Ah, yes. We’ve all heard about the benefits of developing a strong core. How about the baby?
The baby’s core must respond to the movement of the adult who is wearing him. And likely as not, these core muscles will tighten over and over again to maintain his position. Reynolds-Miller cites Brentnall-Compton who says that this repetitive action strengthens the core muscles in both the infant and the caregiver.
Similarly, if you’re the adult, maybe you don’t have time to go to the gym and lift weights to strengthen your core. But if you’re babywearing, you’re lifting plenty of weight! The benefits of babywearing aren’t just for the baby.
Development of language capabilities
Research has shown that when parents talk to or read to infants, they develop better language skills. So, let’s think about this for a moment. Might the parent be more likely to talk to the baby when she or he is wearing the baby? Again, we don’t have cause-and-effect proof, but unless and until we do, it makes sense, don’t you think?
Attachment, bonding and the human need for touch
Wearing your baby appears to have a positive effect on attachment. The authors say, “We infer from these results that…there may be a causal relation between increased physical contact, achieved through early carrying in a soft baby carrier, and subsequent security of attachment between infant and mother.”
Being in close contact with your baby stimulates hormones that create feelings of attachment and bonding. In the 1950s, Dr. Niles Newton referred to it as the “love hormone”, which dramatically affects breastfeeding and lactation. Prolactin, primarily responsible for milk production, is increased, and reduces feelings of maternal stress.
Meanwhile, the benefits of babywearing are extended to fathers and other family members who get a special kind of closeness by wearing the baby.
Reynolds-Miller also points out that by wearing the baby, parents are automatically including him in regular activities: grocery shopping, hiking, or whatever. She says that, in this way, the baby feels included in the family’s usual routine and activities.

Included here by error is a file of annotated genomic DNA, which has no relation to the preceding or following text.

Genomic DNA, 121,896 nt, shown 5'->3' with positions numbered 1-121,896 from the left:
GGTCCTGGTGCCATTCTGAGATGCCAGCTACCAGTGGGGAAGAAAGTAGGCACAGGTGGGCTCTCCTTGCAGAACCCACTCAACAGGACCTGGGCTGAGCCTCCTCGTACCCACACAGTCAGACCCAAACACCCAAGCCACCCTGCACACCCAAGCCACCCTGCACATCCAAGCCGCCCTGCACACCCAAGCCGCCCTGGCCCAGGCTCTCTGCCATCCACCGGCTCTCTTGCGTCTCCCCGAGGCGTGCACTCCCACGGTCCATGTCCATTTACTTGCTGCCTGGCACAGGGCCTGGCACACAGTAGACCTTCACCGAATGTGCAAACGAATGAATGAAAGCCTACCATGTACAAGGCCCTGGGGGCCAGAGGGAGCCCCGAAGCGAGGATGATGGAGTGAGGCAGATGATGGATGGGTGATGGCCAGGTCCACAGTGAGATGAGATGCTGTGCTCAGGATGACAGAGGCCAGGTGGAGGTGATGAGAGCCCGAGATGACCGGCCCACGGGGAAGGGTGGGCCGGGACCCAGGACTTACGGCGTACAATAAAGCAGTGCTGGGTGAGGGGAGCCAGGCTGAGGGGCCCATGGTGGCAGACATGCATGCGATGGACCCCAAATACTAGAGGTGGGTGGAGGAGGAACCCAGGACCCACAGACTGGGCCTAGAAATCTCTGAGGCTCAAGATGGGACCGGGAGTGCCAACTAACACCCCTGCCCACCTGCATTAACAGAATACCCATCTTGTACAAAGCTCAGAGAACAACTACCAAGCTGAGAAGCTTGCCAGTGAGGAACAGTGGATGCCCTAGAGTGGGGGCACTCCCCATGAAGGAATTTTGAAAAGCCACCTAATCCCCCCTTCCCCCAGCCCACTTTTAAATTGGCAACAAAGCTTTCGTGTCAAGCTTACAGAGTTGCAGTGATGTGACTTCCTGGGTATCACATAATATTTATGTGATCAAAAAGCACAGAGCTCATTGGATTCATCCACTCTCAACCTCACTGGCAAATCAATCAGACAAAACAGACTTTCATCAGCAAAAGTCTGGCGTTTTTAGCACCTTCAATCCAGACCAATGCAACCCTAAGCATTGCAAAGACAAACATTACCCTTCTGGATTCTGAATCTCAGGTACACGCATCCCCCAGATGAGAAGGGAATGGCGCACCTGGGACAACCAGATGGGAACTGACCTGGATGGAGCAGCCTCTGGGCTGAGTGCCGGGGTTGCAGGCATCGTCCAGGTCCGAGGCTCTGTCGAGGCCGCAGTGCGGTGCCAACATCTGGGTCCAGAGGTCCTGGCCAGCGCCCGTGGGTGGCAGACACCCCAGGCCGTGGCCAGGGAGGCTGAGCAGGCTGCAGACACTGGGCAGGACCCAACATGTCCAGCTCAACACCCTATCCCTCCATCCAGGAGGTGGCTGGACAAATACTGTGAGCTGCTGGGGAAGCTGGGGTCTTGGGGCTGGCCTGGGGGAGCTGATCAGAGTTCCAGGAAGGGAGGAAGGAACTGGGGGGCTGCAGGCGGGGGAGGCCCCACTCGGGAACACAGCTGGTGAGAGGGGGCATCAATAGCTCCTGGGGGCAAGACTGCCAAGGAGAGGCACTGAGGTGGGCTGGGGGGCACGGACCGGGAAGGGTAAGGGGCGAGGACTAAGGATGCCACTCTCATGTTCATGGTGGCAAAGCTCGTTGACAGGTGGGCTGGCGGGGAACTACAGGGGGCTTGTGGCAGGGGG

This is especially true of the baby who is in the NICU. In my interview with Jennifer Canvasser, she said what a great relief it was to be able to walk around with the baby instead of being tethered to a chair in order to hold (and/or be skin-to-skin) with her baby.
It would be tough to talk about benefits of babywearing without talking about convenience.
Certainly, babywearing allows for discreet nursing. And, if you’ve ever struggled to get a stroller through a crowded street or onto a city bus or pushed through the sand at the beach, you know that babywearing is a much better alternative!
But most of all, babywearing is a hands-free experience for the mother to do anything else she wants to do. How great is that?
As you listen to Dr. Knowles, notice how she emphasizes her observations that mothers had so much more confidence when they were wearing their babies.
Other benefits of babywearing
Maybe you’ve noticed that newborns have a strong grasp reflex? When they are being worn, they can instinctively grasp the mother’s clothing or body.
And, nowadays, with as many as 44.6% of young US infants affected with plagiocephaly (“flat-head” syndrome), babywearing is an excellent alterative to being supine for many hours.
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I doubt I’ve captured all of the benefits of babywearing in this short post. What can you add? Tell me in the comments below!